In November 1988 Ona stormed out of a meeting with the company after a report by a New Zealand company claimed that the Jaba River was not poisoned. He resigned his job, went into the jungle, and formed the Bougainville Revolutionary Army (BRA). They held up the mine's magazine, stole explosives, and committed numerous acts of arson and sabotage. They also cut the power supply to the entire mine by blowing up power pylons. These were carried out under the command of an Australian-trained soldier, Sam Kauona, who had defected from the Papuan defence forces to become Ona's right hand man. Kauona also became the spokesperson for the group. He continued to conduct hit-and-run raids on mine property and government installations. The campaign was successful, when the mine was shut down on 15 May 1989, after terrorist attacks on mine employees. Serero was to die of an asthma attack soon afterwards, and Francis Ona continued to lead the uprising alone.
The Papuan police, and then the army (under Jerry Singirok, who was later to be an important player in the Sandline affair) made several arrests, but Ona proved to be elusive, and they failed to catch him. Attempts to resolve the standoff continued, and Bougainville Copper continued to deny responsibility for any of the grievances of Ona and his supporters. The company suggested that the death of the flying foxes was due to a virus brought in from East New Britain, and that the river was unaffected by the mine. Nevertheless, the PNG government and Bougainville Copper initially made attempts to resolve some of the outstanding issues, and offered an expensive compromise deal, which was rejected outright by Ona and Kauona.
The Premier of Bougainville, Joseph Kabui, and the Member for Bougainville in the national parliament, Father John Momis, a former leader of the 1975 secession attempt, supported the new executive, and demanded the company recognise them as legitimate. Both were later to play an important role in the movement. Both were also beaten by riot police during 1989. They were not the only ones, as allegations of human rights abuses by the PNG army began to arise. These embarrassed the PNG government, and more than twenty arrests were made as a result.
However, the BRA was also involved in violence against the provincial government, being responsible for the murder of John Bika, Kabui's Commerce and Liquor Licensing Minister, who had supported the compromise agreement between the Bougainvilleans and the Government.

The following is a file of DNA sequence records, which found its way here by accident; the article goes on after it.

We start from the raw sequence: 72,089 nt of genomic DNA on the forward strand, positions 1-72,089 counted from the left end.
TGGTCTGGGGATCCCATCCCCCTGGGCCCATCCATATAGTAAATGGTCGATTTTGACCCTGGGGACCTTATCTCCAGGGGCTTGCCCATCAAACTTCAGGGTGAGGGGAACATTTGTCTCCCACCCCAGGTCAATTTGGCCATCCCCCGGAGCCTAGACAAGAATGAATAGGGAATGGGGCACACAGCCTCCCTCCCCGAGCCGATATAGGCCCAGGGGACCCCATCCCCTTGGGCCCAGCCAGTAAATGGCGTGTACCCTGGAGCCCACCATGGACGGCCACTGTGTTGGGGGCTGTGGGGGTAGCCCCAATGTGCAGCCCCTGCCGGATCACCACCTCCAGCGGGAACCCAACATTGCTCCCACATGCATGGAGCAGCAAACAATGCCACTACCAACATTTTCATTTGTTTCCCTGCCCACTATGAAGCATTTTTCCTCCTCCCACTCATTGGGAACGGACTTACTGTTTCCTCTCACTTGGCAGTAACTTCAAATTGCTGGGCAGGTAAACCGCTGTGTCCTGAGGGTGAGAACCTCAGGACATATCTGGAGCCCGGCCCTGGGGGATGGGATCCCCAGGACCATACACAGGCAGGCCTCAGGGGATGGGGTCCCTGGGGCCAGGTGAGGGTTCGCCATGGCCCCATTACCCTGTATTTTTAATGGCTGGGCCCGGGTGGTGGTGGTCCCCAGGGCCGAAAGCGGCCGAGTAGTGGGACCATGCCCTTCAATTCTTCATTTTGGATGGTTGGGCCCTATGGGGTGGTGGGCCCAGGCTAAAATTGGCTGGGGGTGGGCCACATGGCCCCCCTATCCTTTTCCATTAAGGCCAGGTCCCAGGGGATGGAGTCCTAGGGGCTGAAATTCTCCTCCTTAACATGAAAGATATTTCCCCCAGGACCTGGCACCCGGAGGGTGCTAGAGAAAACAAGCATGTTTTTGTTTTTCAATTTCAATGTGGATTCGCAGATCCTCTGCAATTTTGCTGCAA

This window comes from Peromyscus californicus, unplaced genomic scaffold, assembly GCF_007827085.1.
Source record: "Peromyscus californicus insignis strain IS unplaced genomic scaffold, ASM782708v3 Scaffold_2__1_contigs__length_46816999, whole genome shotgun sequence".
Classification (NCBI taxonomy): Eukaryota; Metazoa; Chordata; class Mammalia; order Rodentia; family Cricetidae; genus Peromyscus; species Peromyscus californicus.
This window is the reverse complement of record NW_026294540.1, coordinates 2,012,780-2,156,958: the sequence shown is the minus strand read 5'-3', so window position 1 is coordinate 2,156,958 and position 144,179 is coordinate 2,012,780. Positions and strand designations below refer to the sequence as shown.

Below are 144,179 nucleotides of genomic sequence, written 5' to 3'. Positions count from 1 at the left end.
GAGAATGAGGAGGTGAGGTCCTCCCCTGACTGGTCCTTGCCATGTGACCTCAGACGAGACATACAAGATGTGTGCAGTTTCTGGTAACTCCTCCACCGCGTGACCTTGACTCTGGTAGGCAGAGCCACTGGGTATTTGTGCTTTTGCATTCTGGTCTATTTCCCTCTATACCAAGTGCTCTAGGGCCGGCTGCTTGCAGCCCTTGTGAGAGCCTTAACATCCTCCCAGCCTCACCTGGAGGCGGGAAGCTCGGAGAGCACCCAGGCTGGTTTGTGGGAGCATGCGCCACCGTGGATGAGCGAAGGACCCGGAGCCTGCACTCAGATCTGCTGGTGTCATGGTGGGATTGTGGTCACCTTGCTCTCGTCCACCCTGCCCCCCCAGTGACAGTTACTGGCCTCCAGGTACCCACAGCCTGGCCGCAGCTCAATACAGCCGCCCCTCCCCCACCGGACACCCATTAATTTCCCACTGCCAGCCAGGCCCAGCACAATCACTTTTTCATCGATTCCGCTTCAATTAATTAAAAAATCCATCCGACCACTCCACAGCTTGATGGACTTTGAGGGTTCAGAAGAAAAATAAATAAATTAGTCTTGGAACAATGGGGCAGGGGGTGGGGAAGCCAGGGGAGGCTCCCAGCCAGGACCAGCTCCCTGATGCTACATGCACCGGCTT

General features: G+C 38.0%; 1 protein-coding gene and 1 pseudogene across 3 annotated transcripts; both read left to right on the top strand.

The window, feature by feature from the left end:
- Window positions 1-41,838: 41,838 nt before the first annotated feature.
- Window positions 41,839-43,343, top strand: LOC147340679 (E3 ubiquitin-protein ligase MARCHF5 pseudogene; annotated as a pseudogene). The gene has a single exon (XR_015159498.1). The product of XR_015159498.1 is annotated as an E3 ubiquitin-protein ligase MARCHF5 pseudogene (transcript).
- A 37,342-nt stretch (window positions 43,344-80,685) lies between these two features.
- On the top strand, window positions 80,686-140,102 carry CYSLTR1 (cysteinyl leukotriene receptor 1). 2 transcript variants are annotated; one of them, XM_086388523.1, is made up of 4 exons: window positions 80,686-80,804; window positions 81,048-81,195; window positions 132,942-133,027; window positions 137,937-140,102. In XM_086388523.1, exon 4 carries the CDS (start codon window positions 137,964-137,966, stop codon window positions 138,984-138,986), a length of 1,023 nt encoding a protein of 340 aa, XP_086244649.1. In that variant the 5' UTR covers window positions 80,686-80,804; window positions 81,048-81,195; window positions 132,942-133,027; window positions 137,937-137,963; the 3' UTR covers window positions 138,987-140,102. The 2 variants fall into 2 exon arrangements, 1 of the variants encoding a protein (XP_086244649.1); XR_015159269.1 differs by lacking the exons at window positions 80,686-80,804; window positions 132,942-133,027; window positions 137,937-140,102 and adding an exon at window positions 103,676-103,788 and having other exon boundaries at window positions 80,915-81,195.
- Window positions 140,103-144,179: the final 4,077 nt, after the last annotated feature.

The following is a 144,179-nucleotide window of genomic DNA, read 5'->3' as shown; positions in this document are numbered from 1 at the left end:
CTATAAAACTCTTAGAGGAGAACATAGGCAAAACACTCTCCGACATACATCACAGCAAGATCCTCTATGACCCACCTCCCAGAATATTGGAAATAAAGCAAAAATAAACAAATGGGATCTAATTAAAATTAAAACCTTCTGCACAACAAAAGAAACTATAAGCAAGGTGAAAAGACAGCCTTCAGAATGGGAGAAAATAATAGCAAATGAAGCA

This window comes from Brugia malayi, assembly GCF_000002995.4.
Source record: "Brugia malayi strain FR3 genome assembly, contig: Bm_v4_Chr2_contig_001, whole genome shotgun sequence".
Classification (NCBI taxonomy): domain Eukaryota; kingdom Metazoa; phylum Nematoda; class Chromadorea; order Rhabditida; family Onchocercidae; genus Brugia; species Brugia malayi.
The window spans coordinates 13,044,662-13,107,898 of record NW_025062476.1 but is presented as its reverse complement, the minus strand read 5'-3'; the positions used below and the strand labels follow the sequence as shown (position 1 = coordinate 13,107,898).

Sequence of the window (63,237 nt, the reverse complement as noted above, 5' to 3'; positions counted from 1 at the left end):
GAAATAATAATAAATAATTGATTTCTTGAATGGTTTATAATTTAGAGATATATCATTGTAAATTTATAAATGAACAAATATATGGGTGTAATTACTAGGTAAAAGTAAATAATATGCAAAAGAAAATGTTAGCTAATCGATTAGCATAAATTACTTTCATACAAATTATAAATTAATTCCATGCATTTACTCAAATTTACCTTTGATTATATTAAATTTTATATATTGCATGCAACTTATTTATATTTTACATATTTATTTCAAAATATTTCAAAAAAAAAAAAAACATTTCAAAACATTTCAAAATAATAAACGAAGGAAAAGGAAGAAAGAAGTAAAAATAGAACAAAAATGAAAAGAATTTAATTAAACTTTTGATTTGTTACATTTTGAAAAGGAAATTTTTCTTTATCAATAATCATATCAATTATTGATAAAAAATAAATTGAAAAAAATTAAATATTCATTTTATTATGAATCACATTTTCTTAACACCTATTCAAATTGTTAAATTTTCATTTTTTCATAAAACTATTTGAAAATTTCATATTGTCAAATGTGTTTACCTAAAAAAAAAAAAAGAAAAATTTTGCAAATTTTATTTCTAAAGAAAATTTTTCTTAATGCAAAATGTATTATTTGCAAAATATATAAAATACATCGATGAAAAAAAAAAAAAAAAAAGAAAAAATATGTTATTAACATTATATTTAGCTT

As a response to the continuing violence, the national government called a state of emergency, and placed the island under the administration of the Police Commissioner, who was based in Port Moresby. The allegations of human rights abuses continued, and a survey in late 1989 indicated that at least 1600 homes had been destroyed. The conflict showed no signs of ending, and in January, 1990, Bougainville Copper announced the mothballing of the Panguna mine.
In 1990, the Prime Minister of Papua New Guinea agreed to pull Papuan troops out, and for international observers to witness the disarmament of the BRA. The agreement was signed, on the Bougainvillean side, by Sam Kauona. The police, fearing that they would be slaughtered without military support, also fled, and the island was left to the BRA. Back in Port Moresby, the decision to withdraw from Bougainville led to an attempted military coup, which was subsequently defeated.
In May 1990, Papua New Guinea imposed a blockade on Bougainville. Francis Ona responded by unilaterally declaring independence. He set up the Bougainville Interim Government (BIG), but it had little power, and the island began to descend into disarray. The command structure set up by the BRA seldom had any real control over the various groups throughout the island that claimed to be part of the BRA. A number of raskol (criminal) gangs that were affiliated with the BRA, equipped largely with weapons salvaged from the fighting in World War II, terrorized villages, engaging in murder, rape and pillage. Bougainville split into several factions, and a civil war began.
Much of the division in this fighting were largely along clan-lines; the BIG/BRA was dominated by the Nasioi clan, causing other islanders to view it with suspicion. On the island of Buka, north of Bougainville a local militia was formed which succeeded in driving out the BRA with the help of Papuan troops, during a bloody offensive in September. Multiple agreements were signed and not honored by any side. The BRA leadership of Ona and Kauona fell out with some of the political leaders, such as Kabui. Several other village militias, which together became known as the resistance, armed by the PNG defence forces, forced the BRA out of their areas.
Papua New Guinea's policy towards Bougainville hardened after the defeat of the incumbent government at the 1992 elections. New Prime Minister Paias Wingti took a considerably more hardline stance, and angered the Solomon Islands, after a bloody raid on one island that was alleged to be supporting the Bougainvilleans. The Papuan army, in alliance with the resistance, succeeded in retaking Arawa, the provincial capital, in January 1993. Papuan Foreign Minister Sir Julius Chan attempted to gather a peacekeeping force from the nations of the Pacific, but Wingti quashed the idea. He subsequently ordered the army to retake the Panguna mine, and was initially successful. However, his government was short-lived, and in August 1994 was replaced as Prime Minister by Chan.